Scientists at the Energy Department’s Lawrence Livermore National Laboratory in California announced the first-ever demonstration of fusion “ignition.” This means that more energy was generated from fusion than was needed to operate the high-powered lasers that triggered the reaction. More than 2 megajoules (MJ) of laser light were directed onto a tiny gold-plated capsule, resulting in the production of a little over 3 MJ of energy, the equivalent of three sticks of dynamite.
This important milestone is the culmination of decades worth of research and lots of trial and error, and it makes good on the hope that humanity will one day enjoy 100 percent clean and plentiful energy.
Unlike conventional nuclear fission, which produces highly radioactive waste and carries the risk of nuclear proliferation, nuclear fusion has no emissions or risk of cataclysmic disaster. That should please activists who support renewable, non-carbon-emitting energy sources such as wind and solar and yet oppose nuclear power.
I think it’s only fitting that this breakthrough occurred not just in the United States, the most innovative country on earth, but also on the 75th anniversary of the invention of the transistor.
Like fusion energy, the transistor’s importance can’t be overstated. Invented in December 1947 in New Jersey’s storied Bell Labs — also the birthplace of the photovoltaic cell, fiber optic cable, communications satellite, UNIX operating system and C programming language — the transistor made the 20th century possible. Everything we use and enjoy today, from our iPhones to our Teslas, wouldn’t exist without the seminal American invention.
In 2021, the electric vehicle maker unveiled its proprietary application-specific integrated circuit (ASIC) for artificial intelligence training. The ASIC chip, believe it or not, boasts an unbelievable 50 billion transistors.
Getting your electricity from a commercial fusion reactor is still years, if not decades away, but that hasn’t stopped money from flowing into the sector. This year, private investment is estimated to top $1 billion, following the record $2.6 billion that went into fusion research in 2021, according to BloombergNEF.
At the moment, there aren’t any publicly traded fusion companies. However, Bloomberg has a Global Nuclear Theme Peers index that tracks listed companies with exposure to the industry, estimated by Bloomberg to one day achieve a jaw-dropping $40 trillion valuation. Some of the more recognizable names include Rolls-Royce, Toshiba, Hitachi and General Electric.
For the five-year period, the index of 64 “nuclear” stocks has advanced about 100 percent, compared with the MSCI World Index, up 38 percent during the same period.
The number of private firms involved in R&D continues to grow, raising the possibility that some will tap public markets in the coming years.
Among the largest is Commonwealth Fusion Systems, or CFS, which spun out of MIT’s Plasma Science and Fusion Center in 2018. The company raised $1.8 billion in December 2021, on top of the $250 million it had raised previously. Its investors include Bill Gates and Google, along with oil companies, venture capital firms and sovereign wealth funds. CFS claims to have the fastest, lowest cost solution to commercial fusion energy and is in the process of building a prototype that is set to demonstrate net energy gain by 2025.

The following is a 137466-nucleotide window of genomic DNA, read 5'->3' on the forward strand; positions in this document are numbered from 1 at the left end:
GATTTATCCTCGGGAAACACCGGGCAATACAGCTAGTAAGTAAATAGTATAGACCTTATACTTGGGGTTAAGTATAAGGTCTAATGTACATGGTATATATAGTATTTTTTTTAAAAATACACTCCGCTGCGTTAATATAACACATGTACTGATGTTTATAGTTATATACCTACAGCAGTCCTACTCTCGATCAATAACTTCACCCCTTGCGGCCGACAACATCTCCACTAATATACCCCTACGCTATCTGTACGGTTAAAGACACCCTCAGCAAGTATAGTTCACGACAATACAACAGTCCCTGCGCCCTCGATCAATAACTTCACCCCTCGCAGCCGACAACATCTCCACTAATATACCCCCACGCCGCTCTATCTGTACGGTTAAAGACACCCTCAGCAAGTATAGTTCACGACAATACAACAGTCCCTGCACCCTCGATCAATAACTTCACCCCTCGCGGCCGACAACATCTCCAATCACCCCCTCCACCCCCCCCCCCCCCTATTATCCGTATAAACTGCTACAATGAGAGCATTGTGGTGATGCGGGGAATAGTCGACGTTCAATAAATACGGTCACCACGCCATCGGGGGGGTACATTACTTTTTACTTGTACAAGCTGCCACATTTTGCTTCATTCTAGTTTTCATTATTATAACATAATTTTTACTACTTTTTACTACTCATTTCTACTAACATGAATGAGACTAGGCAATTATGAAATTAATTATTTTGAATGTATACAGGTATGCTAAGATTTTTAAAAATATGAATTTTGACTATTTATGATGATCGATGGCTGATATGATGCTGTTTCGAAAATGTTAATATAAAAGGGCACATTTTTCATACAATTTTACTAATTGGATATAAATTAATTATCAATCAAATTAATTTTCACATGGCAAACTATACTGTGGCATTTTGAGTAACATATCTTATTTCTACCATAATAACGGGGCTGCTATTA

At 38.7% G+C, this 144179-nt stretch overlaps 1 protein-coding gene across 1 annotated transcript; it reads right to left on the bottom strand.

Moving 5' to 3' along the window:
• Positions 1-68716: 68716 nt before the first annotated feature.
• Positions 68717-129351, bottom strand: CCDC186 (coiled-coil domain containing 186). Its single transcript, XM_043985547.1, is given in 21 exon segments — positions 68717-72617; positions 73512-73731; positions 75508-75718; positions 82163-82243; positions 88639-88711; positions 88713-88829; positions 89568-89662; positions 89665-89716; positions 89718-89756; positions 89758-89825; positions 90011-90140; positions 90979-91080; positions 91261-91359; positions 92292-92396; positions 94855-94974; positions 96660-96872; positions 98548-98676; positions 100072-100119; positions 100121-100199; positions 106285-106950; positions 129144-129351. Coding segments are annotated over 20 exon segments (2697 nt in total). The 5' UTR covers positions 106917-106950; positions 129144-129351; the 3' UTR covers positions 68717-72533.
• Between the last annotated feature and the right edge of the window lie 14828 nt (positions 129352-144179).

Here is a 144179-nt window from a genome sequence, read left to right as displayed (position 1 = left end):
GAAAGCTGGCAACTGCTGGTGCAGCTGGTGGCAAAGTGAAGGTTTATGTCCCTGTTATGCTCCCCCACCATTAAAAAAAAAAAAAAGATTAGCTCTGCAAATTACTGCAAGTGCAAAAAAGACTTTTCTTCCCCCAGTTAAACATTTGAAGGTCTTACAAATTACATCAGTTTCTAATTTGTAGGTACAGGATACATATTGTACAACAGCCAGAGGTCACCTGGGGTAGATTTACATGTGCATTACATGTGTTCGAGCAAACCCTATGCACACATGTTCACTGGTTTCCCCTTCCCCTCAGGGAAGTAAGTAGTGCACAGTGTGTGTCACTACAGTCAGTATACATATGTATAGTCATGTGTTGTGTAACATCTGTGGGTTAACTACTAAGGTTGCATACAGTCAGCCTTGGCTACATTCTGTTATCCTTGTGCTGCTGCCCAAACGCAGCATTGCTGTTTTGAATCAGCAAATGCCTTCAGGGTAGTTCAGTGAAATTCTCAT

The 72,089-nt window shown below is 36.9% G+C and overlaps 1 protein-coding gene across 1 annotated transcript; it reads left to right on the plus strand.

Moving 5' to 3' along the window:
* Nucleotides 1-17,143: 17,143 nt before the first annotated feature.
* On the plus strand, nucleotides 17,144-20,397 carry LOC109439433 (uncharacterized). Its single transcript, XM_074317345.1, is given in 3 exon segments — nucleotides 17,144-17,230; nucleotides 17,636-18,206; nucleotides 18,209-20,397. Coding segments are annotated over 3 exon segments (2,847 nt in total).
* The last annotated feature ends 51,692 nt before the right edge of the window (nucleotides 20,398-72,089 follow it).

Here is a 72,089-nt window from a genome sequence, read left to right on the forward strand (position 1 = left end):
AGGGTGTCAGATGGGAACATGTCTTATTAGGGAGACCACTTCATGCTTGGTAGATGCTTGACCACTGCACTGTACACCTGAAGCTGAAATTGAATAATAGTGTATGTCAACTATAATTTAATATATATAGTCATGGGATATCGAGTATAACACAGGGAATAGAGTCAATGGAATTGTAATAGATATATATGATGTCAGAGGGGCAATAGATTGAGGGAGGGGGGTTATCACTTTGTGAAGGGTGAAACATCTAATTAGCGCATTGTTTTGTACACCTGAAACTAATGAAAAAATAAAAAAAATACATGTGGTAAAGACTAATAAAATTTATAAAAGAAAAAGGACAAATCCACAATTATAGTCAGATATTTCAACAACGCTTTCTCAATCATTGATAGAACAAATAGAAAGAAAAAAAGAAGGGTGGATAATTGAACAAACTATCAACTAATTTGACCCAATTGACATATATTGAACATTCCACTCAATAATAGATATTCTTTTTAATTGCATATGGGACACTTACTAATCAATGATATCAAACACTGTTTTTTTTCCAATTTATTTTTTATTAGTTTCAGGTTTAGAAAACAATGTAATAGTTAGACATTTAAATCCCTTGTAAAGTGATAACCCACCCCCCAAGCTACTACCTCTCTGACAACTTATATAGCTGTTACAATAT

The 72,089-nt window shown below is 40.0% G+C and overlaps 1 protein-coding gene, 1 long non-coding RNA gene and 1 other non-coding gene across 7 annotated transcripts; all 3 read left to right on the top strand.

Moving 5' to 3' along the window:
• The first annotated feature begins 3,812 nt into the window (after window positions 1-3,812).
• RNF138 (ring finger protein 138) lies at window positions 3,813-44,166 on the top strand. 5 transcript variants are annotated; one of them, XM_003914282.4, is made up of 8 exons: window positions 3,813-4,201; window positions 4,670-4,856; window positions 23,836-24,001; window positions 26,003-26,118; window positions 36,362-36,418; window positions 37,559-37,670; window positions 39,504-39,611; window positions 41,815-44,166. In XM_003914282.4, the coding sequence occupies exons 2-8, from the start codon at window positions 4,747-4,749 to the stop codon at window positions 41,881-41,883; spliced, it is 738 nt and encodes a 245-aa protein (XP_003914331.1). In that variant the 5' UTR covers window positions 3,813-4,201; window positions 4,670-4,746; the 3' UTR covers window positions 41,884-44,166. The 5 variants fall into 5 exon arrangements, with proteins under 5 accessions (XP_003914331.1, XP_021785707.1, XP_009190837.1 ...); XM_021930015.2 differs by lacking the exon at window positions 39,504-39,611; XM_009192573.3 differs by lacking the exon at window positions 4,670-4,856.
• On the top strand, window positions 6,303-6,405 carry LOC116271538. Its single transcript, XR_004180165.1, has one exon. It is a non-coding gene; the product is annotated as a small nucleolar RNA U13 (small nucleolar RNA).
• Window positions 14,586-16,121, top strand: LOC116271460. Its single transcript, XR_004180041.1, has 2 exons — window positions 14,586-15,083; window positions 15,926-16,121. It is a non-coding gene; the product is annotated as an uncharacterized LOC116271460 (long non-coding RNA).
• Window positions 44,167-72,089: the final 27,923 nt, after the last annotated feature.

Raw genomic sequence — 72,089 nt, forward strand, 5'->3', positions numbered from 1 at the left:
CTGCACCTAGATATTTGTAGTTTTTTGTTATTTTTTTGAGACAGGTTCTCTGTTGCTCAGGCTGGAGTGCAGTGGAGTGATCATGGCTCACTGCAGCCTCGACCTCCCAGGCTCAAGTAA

Another major player is TAE Technologies. Located in California, the company has raised a total of $1.2 billion as of December 2022, from investors such as the late Paul Allen, Goldman Sachs, Google and the family office of Charles Schwab. TAE says it is developing a fusion reactor, scheduled to be unveiled in the early 2030s, that will generate electricity from a proton-boron reaction at an incredible temperature of 1 billion degrees.
Other contenders in the field include Washington State-based Helion Energy, Canada’s General Fusion and the United Kingdom’s Tokamak Energy. In February 2022, Tokamak broke a longstanding record by generating 59 MJ of energy, the highest sustained energy pulse ever.
As an investor, I would keep an eye on this space!
In the meantime, energy investors with an eye on the future still have renewable energy stocks to consider.
2022 has been a challenging year for the industry, with much of it facing supply constraints. According to Wood Mackenzie, total new solar installations in the United States total 18.6 gigawatts in 2022, a 23 percent decrease from 2021.
Even so, solar accounted for 45 percent of all new electricity-generation capacity added this year through the end of the third quarter. That’s greater than any other energy source. Wind was in second place, representing a quarter of all new energy power, followed by natural gas at 21 percent and coal at 10 percent, its best year since 2013.
WoodMac expresses optimism for the next two years. Solar projects that were delayed last year due to supply issues may finally come online in 2023, and by 2024, the real effects of President Biden’s Inflation Reduction Act should be felt. The U.K.-based research firm forecasts 21 percent average annual growth from 2023 through 2027, so now may be an opportune time to start participating.
Frank Holmes is CEO and CIO of U.S. Global Investors. The original version of this article appeared on the U.S. Global Investors’ website. Read it here.